President Donald Trump boosted the number of Christian refugees to this country from the 50 percent figure in 2016 to 71 percent in 2018.
That demographic shift comes as this same White House has cut the number of resettlements of Muslims by 92 percent.
Obama’s White House was criticized for outright ignoring the atrocities committed on Christians in select spots of the world — particularly in North Korea and in countries with mostly Muslim governments and populations.
Trump, realizing a vow made to voters on the campaign trail, has in a short span of time, rectified that problem and given an open door welcome to Christians seeking refugee status.
More from Breitbart:
President Donald Trump’s administration raised the Christian share of the refugee inflow from under 50 percent in 2016 up to 71 percent in 2018, according to a chart posted by Axios.
The Christian share rose as Muslim refugee resettlement was cut by more than 92 percent compared to former President Obama’s 2016 resettlement total. The Muslim share dropped from 50 percent to 15 percent.
Since the beginning of 2018, Trump’s Department of State has admitted 2,341 Muslim refugees to the United States. In 2016, Obama admitted 30,201 Muslim refugees for settlement across the U.S.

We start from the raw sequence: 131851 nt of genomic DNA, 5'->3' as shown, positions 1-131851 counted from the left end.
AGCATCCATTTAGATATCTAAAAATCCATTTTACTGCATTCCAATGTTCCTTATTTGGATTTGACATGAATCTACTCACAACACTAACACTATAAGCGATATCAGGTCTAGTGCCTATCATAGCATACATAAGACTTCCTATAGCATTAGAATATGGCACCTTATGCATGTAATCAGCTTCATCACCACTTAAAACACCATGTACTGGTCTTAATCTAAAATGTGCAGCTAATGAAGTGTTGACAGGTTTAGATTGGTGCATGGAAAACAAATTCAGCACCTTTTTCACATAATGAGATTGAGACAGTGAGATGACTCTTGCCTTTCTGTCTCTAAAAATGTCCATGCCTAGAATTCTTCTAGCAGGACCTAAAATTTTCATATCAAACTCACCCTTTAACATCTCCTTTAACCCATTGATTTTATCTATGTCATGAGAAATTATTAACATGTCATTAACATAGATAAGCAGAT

A chart designed by Axios’ Andrew Witherspoon, shows the rising Christian share, as total refugee inflow dropped from 85,994 in 2016 to a little over 21,058 in fiscal year 2018, ending Sept. 30:
Refugee resettlement to the U.S. from countries with known Islamic terrorist problems has greatly dropped, according to Reuters. For example, about 250 Somali refugees have been resettled. At this same time during 2016, under Obama, about 8,300 Somali refugees had been allowed to resettle across the country. This represents a 97 percent decrease in refugee resettlement from Somalia.
As Breitbart News reported, for fiscal year 2019, starting October 1, the Trump administration will not resettle more than 30,000 foreign refugees, the lowest refugee cap in nearly four decades. This is merely a cap for refugee resettlements and does not represent the number of refugees that the administration will resettle.
Officials say refugee settlement in the United States is very expensive. “We can house, feed, and provide medical care for hundreds of thousands more refugees closer to their homes and do so more rapidly than we could possibly do here in the United States,” Secretary of State Mike Pompeo said Sept. 17. “The ultimate goal is the best possible care and safety of these people in need, and our approach is designed to achieve this noble objective.”
Since 2000, more than 1.5 million foreign refugees have been resettled across the U.S. since — outpacing the population of Philadelphia.
Additionally, there have been more than 4.1 million legal immigrants admitted to the U.S. from refugee-producing countries since 2000.
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